Will You Buy WiFi?


    John Stanton of T-Mobile has partnered with Starbucks and surfs the net wirelessly in one of the chain's cafes in Bellevue, Wash.

    (2 of 3)

    Elsewhere, Braveheart-style battles rage between the IT department's obsession with security and the workers' demand for freedom. Slowly, freedom is winning — good news for equipment manufacturers like Cisco Systems, which recently announced it would acquire top wireless-router maker Linksys for $500 million in stock. "Once people have wireless inside their offices," says Frank Keeney, co-founder of the Southern California Wireless Users Group, "they never want to go back. It's a tremendous productivity tool."

    That goes double for road warriors, the real source of potential wealth in the wider Wi-Fi world. These are the field sales reps, insurance adjusters, real estate agents and delivery managers. There are more than 11 million road warriors in the U.S. alone who regularly dial in remotely to corporate networks, and 90% of them are using slow-as-mud 56K modems via standard phone lines. The advantage of untethering office workers is relatively unproved (Won't they just instant message one another during meetings?), but even the most technophobic CEO can imagine the benefit of her top salesman's being able to tap into the database minutes before he sits down with a client — and place his order immediately afterward. "Intuitively, I felt there was going to be a market for this in the business community," says Ted Schell, a venture capitalist with Apax Partners in New York City, one of the backers of Cometa.

    Fourteen months ago, after mulling a list of defunct Wi-Fi start-ups, Schell brought AT&T;, IBM and Intel together to discuss a jointly funded $30 million Wi-Fi network blanketing 50 U.S. metropolitan areas. He dubbed the venture Project Rainbow. Each side could see the benefit: IBM sold approximately $1 billion in Wi-Fi services in 2002, Intel was looking for a way to get into the wireless chip game, and AT&T; provided the communications backbone for 8 million road warriors. But as IBM's representative John Boutross remembers, the talks were initially very static: "These large players were being very polite and careful not to infringe on anybody else's territory." To get these wallflowers to dance, a matchmaker was called for.

    Enter Larry Brilliant, who had been doing a little consulting for Intel. Brilliant knew the benefits and pitfalls of Wi-Fi, and he was accustomed to working with start-ups. (In the years since the Well, Brilliant had created 14 networks including his own failed Wi-Fi company, AirZone.) The pace of the discussion frustrated him. "It was harder to negotiate a treaty between these three elephants than between India and Pakistan," he says. Brilliant should know. He once brokered a subcontinental smallpox treaty in six weeks. Talks among Project Rainbow's founders over the nondisclosure agreement alone dragged on for three months.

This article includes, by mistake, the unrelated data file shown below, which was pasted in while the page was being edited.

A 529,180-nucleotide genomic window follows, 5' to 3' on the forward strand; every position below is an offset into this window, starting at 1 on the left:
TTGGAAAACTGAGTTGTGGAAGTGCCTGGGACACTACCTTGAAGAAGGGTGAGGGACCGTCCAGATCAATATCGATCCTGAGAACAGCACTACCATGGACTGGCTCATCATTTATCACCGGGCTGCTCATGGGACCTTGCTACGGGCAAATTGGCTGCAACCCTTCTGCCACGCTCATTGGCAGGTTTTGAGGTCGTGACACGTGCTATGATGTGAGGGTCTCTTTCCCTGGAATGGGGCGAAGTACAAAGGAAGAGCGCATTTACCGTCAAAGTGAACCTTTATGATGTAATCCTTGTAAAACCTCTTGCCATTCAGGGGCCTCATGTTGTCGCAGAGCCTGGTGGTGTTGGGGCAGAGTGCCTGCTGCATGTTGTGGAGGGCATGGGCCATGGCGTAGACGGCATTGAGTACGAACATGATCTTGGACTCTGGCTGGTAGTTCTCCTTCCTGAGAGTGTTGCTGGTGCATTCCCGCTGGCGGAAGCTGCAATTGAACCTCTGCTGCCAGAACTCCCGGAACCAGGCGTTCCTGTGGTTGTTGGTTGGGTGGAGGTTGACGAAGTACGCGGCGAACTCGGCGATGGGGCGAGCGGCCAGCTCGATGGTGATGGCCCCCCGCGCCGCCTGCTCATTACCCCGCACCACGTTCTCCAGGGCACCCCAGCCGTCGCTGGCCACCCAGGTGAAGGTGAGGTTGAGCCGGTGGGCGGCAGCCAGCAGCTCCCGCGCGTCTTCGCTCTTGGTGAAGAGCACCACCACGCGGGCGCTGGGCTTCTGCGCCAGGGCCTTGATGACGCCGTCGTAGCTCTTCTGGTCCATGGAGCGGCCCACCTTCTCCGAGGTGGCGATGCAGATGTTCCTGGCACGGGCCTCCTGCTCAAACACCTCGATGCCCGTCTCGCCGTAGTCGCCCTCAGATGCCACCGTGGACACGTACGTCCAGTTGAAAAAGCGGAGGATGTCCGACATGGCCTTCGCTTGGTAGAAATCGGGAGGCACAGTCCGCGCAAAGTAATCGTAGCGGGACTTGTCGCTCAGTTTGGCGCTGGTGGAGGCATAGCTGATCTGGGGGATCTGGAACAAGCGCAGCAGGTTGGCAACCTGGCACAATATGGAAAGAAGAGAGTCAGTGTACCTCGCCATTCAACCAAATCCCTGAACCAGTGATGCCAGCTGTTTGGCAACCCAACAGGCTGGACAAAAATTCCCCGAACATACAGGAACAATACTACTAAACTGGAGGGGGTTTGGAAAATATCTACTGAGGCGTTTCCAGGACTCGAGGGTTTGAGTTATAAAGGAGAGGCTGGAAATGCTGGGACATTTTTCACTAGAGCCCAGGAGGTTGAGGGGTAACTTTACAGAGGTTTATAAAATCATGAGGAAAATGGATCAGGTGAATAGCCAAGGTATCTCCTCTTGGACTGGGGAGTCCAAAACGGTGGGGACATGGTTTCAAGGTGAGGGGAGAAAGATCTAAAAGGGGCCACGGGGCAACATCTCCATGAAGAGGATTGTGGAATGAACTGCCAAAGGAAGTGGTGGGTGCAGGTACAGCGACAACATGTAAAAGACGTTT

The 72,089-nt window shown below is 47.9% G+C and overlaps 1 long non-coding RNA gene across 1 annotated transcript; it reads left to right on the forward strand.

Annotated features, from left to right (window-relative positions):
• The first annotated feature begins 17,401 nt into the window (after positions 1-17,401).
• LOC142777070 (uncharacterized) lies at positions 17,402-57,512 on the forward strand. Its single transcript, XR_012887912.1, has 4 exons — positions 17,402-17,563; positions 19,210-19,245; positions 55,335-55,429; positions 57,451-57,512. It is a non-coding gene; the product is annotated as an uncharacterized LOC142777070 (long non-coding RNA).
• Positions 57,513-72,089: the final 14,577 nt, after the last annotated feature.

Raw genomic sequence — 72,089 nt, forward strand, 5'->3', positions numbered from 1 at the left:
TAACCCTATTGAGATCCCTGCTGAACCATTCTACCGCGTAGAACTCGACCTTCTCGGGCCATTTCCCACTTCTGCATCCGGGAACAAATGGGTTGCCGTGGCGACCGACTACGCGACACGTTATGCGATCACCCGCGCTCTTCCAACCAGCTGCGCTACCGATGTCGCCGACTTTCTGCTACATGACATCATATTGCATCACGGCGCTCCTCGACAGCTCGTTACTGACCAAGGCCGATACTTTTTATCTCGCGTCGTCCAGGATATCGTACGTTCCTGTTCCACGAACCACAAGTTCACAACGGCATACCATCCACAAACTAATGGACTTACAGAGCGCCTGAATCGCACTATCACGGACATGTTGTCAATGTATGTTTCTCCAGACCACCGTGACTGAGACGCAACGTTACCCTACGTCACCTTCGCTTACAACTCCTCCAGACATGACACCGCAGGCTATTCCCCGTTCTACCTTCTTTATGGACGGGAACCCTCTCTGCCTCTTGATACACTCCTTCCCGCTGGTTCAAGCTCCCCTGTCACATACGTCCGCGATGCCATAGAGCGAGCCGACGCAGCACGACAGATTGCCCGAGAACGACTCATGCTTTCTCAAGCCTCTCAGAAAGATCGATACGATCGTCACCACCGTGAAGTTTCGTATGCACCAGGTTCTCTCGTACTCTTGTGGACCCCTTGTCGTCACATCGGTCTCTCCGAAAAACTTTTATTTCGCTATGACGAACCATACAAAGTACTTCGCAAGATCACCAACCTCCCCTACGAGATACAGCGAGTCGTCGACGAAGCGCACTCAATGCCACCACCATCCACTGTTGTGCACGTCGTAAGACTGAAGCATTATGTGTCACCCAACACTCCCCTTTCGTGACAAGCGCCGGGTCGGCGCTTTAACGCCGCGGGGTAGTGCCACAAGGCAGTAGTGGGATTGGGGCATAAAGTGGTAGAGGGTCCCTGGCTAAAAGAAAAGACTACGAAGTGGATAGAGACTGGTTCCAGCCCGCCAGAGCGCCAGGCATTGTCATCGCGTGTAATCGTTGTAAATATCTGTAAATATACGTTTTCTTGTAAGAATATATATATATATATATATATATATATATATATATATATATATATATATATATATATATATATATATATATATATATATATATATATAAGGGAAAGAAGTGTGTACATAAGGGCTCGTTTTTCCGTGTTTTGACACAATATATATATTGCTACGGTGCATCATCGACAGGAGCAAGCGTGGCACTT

The new company, today called Cometa after the Italian word for comet, was unlikely to get funding without a CEO. So Brilliant agreed to fill the role for as long as it took him to draft a business plan and find a suitable replacement. His chosen successor was Gary Weis, 55, an engineer and M.B.A. who had worked at AT&T; and IBM. Weis wanted the job, but it took more elephant wrangling — six months of negotiation — to secure his services.

    Meanwhile, Brilliant threw himself at the question of how exactly Cometa was going to make money. It wasn't 1999 anymore. The company had to be able to show skeptics a return on investment. Signs from abroad weren't good: in 2001, KT Telecom spent more than $14 million setting up 8,900 access points across South Korea. Two years on, only 123,000 out of a country of 45 million — most of them tech sophisticates — have signed up. (One reason is that South Korea's cell-phone data technology and service offerings are vastly superior to those in the U.S.)

    And what about those 11 million U.S. road warriors: How can they be sold on Wi-Fi? Starbucks, in partnership with T-Mobile, had already launched its in-house Wi-Fi network, which you could pay for by the minute or subscribe to by the month. The San Francisco-based Surf and Sip network offered a similar service in independent coffee houses. If the typical road warrior turned out to be a fan of Grande Double Lattes, Cometa could be sunk before it started.

    Another big question: What kind of threat is the free-Wi-Fi movement? In major cities, many home users are leaving their networks open — either as a public service or, in more cases, accidentally — meaning anyone can use those networks to surf freely without a password. The practice of looking for those networks — known as wardriving, in homage to Matthew Broderick's wardialing in the movie War Games — got a boost when the descendants of ham-radio enthusiasts figured out that you could pick up a much stronger signal by welding an empty Pringles can to your Wi-Fi card.

    1. 1
    2. 2
    3. 3